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Wheezing: What It Is, Causes, Diagnosis And Treatment



Wheezing is a whistling or whistling sound heard during respiration. It is caused by constricted airways. These make it difficult for air to enter and exit the lungs.

Now, you may be wondering what causes wheezing. Well, there are quite a few potential wheezing causes. These include asthma, chronic obstructive pulmonary disease (COPD), allergies and sinus infections, bronchitis and pneumonia, heart failure, and gastroesophageal reflux disease (GERD).

It's also worth mentioning that some risk factors might raise a person's chances of wheezing. These include smoking, being exposed to air pollution, and having a family history of respiratory difficulties.

Causes of Wheezing

As said above, there are several reasons for wheezing. We will now look more closely at some of the most prevalent causes of wheezing.


The first issue is asthma. Asthma is a chronic lung disease. It causes the airways to become inflammatory and constricted. This may cause wheezing and other symptoms including shortness of breath, chest tightness, and coughing.

Chronic Obstructive Pulmonary Disease (COPD)

Chronic obstructive pulmonary disease (COPD) is another prevalent cause of wheezing. COPD is a collection of lung disorders. They make breathing difficult. Long-term exposure to irritants such as cigarette smoke is usually the causative factor. It may cause wheezing, coughing, and shortness of breath.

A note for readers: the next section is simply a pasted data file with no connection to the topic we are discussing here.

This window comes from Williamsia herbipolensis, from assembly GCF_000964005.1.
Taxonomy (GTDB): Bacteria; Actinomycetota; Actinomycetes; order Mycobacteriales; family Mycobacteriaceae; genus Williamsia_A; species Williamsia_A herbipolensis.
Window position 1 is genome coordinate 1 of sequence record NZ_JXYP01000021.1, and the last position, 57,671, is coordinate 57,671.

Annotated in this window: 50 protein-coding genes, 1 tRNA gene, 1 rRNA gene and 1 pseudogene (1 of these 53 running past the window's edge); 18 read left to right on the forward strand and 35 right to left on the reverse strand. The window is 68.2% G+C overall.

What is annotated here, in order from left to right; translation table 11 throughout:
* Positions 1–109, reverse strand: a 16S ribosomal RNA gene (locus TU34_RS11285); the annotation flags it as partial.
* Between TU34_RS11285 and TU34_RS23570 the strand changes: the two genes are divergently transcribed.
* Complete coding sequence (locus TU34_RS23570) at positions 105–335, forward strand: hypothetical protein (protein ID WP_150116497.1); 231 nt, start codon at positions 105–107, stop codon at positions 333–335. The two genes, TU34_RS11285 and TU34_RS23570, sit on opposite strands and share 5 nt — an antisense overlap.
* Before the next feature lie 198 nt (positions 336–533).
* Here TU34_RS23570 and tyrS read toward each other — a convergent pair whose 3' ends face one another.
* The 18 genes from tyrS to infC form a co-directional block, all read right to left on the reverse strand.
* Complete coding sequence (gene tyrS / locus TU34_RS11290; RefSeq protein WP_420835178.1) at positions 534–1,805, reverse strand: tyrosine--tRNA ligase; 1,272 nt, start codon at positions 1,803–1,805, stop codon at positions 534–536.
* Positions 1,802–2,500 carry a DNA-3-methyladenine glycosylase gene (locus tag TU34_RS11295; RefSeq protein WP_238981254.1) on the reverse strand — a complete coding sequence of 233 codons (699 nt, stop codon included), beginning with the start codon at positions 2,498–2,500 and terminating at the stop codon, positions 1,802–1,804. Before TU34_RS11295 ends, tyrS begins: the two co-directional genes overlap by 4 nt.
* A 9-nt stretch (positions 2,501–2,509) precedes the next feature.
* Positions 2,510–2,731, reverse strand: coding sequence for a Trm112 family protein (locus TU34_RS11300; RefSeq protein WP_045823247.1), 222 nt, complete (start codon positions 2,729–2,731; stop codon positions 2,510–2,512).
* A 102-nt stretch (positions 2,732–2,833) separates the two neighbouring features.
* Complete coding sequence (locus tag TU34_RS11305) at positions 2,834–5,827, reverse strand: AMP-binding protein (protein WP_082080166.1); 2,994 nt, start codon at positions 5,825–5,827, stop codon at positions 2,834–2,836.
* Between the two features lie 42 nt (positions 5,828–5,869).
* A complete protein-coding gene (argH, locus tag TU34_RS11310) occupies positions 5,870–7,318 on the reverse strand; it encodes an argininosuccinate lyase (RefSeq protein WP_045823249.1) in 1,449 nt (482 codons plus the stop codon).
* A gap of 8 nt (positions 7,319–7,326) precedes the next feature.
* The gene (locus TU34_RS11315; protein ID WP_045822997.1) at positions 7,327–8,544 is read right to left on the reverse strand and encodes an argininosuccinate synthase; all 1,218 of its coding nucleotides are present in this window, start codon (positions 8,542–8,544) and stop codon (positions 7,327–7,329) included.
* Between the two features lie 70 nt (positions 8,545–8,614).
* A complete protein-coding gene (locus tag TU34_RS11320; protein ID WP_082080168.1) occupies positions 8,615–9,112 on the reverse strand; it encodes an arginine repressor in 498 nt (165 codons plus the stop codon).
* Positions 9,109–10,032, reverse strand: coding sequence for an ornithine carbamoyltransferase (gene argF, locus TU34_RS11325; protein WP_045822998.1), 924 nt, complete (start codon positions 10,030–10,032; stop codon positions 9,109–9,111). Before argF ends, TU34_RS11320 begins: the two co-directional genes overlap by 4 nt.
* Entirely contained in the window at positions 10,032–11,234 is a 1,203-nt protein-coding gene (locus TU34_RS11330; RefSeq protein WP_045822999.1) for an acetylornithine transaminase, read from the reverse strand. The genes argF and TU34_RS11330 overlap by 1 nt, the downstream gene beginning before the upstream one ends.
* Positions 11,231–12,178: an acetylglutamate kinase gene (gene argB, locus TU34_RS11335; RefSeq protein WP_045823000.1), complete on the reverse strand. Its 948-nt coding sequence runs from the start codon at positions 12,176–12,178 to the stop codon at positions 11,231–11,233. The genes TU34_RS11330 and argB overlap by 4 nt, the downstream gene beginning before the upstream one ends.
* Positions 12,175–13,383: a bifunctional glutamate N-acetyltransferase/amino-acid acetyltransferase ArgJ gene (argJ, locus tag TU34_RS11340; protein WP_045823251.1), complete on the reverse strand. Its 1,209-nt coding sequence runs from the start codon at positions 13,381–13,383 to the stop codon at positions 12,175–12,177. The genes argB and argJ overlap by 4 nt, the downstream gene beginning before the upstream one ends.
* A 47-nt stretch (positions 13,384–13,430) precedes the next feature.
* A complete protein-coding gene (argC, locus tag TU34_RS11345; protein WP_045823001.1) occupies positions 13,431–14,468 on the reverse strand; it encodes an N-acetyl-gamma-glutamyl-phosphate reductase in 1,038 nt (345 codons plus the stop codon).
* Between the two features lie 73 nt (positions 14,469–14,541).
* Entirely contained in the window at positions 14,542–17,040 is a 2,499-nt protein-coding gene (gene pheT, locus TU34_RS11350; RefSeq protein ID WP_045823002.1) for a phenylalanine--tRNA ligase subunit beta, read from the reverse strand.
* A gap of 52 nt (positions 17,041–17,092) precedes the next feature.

Allergies and Sinus Infections

Wheezing may also be caused by allergies or sinus infections. When someone has an allergic response, their airways become irritated and restricted. This results in wheezing. Wheezing may be caused by sinus infections. This is because the inflammation and mucus accumulation can restrict the airways.

Bronchitis And Pneumonia

Wheezing may also be caused by bronchitis or pneumonia. Bronchitis is an inflammation of the bronchial tubes. Pneumonia is a lung infection. Both of these illnesses may result in wheezing, as well as coughing, chest discomfort, and fever.

Heart Failure and Gastroesophageal Reflux Disease (GERD)

At last, wheezing may be caused by heart failure and gastroesophageal reflux disease (GERD). When the heart is unable to pump enough blood to the body, it may cause fluid to build up in the lungs, causing wheezing. GERD is a disorder in which stomach acid runs back into the oesophagus. This causes irritation, inflammation, and wheezing in the lungs.

Diagnosis of Wheezing

Physical Examination

A physical examination is often used to diagnose wheezing. The doctor will use a stethoscope to listen to your chest and back for wheezing noises. In addition, they may inquire about your symptoms, medical history, and any risk factors.

Lung Function Tests

Lung function tests, such as spirometry, may also be performed. These are to assess your lung capacity and ability to breathe. These tests may help confirm asthma or COPD diagnosis.

Chest X-Rays or CT Scans

Chest X-rays or CT scans may be conducted to look for any abnormalities in the lungs or chest that might be the source of the wheezing.

Allergy Tests

Allergy tests may be conducted to evaluate if the wheezing is caused by an allergic response. Skin prick testing or blood tests to screen for particular allergies are examples of this.